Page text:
When were false eyelashes first used?

In 1911, a Canadian woman named Anna Taylor patented false eyelashes in the United States. Taylor's false eyelashes were designed with a strip of fabric in the shape of a half moon. The cloth had small pieces of hair placed over them. In 1911, a Canadian woman named Anna Taylor first patented artificial eyelashes, using a cloth half moon implanted with small hairs.

In 1915, Karl Nessler, a hairdresser known for his permanent waves, opened a hairdresser in New York and sold eyelash services, promoting false eyelashes in his salon as, according to the New York Times, “protection against the glare of electric lights”. He also hired showgirls to sell them and beat up customers. In 1911, a Canadian inventor named Anna Taylor patented artificial eyelashes. His invention included glued eyelashes, or lashes in strips, which were thought to be made of human hair.

A few years later, German hairdresser Karl Nessler provided false eyelash services at his salon in New York. According to the New York Times, Nessler announced his services as “a guard against the glare of electric lights.”. The false claim is accompanied by an image of contemporary French actress Alice Regnault. Regnault didn't invent false eyelashes and wasn't a prostitute.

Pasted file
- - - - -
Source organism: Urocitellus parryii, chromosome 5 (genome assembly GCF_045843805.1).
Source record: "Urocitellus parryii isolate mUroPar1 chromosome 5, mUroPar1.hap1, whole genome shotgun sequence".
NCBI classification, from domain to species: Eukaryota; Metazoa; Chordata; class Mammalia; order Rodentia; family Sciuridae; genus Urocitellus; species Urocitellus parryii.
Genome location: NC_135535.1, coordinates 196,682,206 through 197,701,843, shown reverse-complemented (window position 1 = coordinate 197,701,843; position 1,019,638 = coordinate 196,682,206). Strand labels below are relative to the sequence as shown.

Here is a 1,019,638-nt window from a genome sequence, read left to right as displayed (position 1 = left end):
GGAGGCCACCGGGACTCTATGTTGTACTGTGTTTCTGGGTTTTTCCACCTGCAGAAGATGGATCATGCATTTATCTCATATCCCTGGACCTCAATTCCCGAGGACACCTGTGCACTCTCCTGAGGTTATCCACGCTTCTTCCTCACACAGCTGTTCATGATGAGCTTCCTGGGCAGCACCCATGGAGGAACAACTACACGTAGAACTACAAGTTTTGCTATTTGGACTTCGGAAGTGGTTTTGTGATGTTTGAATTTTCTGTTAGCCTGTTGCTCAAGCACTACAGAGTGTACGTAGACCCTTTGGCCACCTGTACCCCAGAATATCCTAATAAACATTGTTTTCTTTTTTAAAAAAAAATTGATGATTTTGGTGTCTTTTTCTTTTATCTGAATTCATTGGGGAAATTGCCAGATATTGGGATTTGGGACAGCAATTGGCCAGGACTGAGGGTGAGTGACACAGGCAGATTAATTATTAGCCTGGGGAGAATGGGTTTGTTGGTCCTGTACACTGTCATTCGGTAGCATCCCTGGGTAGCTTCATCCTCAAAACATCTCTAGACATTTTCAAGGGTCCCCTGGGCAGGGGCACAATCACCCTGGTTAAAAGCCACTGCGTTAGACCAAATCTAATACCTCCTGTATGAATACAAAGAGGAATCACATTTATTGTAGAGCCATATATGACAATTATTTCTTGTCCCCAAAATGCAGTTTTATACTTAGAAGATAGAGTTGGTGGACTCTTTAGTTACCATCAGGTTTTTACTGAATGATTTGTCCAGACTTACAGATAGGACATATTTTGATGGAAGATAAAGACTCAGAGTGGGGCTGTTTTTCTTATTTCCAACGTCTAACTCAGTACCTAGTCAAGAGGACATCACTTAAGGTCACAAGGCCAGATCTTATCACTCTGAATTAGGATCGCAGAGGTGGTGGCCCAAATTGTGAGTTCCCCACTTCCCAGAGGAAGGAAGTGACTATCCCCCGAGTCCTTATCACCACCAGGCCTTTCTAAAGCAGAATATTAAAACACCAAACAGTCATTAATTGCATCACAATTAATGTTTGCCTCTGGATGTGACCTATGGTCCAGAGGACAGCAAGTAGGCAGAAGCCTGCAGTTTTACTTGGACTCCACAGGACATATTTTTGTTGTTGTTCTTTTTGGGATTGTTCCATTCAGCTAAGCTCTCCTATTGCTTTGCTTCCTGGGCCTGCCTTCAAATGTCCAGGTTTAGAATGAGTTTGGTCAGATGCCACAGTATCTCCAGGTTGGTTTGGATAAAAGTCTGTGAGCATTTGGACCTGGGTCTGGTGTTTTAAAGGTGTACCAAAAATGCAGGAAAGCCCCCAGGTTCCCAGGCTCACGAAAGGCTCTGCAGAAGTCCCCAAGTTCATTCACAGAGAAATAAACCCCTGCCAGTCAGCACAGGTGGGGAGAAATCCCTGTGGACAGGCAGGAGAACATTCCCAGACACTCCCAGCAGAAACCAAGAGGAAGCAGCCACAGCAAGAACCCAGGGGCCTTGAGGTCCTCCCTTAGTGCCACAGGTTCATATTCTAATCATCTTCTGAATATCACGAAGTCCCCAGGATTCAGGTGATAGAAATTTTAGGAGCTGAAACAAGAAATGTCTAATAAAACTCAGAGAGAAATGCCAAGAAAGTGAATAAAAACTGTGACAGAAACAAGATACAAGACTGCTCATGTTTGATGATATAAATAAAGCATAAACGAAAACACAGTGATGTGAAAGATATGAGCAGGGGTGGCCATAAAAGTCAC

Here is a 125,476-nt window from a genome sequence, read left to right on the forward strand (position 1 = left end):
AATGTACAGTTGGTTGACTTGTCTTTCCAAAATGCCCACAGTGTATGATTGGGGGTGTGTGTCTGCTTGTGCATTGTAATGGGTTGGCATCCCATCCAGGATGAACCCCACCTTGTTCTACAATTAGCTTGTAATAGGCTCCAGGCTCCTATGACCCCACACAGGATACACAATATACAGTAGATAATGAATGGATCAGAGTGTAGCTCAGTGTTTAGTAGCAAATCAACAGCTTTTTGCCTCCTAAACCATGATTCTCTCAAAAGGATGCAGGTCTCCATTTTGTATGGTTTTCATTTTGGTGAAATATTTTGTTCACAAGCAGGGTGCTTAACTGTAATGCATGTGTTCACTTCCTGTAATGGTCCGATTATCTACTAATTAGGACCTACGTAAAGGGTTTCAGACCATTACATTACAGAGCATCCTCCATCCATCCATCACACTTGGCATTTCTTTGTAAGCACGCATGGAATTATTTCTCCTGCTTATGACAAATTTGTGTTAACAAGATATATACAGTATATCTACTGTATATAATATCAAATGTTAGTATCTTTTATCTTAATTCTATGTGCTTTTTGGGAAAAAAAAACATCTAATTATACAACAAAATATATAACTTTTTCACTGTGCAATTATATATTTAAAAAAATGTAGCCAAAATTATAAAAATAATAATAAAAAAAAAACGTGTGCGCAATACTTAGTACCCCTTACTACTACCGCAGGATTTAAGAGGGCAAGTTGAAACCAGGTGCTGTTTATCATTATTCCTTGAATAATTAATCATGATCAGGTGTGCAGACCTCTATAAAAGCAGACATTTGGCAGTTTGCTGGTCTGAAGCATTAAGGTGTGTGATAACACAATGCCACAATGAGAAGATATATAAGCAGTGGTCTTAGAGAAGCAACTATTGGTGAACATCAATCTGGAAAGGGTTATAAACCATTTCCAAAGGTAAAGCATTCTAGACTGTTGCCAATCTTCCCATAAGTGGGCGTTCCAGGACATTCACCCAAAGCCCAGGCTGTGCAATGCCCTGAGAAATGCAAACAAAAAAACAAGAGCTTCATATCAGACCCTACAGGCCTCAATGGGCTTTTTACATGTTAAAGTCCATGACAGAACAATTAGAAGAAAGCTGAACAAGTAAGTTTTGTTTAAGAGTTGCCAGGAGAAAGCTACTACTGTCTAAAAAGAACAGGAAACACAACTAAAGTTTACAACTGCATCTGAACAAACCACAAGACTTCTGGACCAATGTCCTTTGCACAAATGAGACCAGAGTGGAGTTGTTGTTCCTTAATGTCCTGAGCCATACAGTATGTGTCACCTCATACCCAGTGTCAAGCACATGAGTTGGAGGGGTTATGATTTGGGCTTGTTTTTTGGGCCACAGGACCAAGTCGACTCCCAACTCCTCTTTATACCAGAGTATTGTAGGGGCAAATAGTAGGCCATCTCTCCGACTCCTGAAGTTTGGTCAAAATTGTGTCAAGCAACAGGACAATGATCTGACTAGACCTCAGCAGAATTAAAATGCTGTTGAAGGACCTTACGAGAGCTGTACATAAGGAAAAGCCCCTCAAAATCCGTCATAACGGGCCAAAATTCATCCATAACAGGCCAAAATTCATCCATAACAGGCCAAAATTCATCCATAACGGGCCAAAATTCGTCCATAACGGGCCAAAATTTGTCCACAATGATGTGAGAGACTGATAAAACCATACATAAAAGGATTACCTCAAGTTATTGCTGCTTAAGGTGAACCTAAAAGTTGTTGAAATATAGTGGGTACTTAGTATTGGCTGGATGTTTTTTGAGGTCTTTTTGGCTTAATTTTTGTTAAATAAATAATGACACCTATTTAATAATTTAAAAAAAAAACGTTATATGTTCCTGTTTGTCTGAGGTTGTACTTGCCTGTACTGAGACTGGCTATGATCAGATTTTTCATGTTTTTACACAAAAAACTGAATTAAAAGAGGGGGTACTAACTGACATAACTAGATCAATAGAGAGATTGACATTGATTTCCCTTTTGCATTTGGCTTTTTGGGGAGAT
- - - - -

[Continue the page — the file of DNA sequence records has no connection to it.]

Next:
Another viral image shows a screenshot of a Google search for “long eyelashes” (1882), which generates results that promoted the false claim. The search results appear to come from the meme website Americas Best Pics and Videos, where the meme was shared in late January. USA TODAY contacted several Instagram and Facebook users who published the statement. Throughout history, societies have coveted long eyelashes and people have tried many techniques to meet these beauty standards.

According to Marie Claire magazine, women and men in ancient Egypt darkened their eyelashes with kohl and ointments to protect their eyes from the desert sun. Women in ancient Rome followed similar practices, believing that long eyelashes indicated virtue. The first cosmetic mask was invented in the Victorian era by Queen Victoria's perfumer, Eugene Rimmel. Griffith was falsely attributed to the invention, after he ordered a hairdresser to use his hair to beautify the eyes of silent film actress Seena Owen during the production of the 1916 film “Intolerance”.

USA TODAY couldn't find any record of Gerda Puridle or any prostitute wearing false eyelashes for the purpose stated in the meme. Thank you for supporting our journalism. You can subscribe to our print edition, ad-free application or electronic replicas of newspapers here. Our data verification work is supported in part by a grant from Facebook.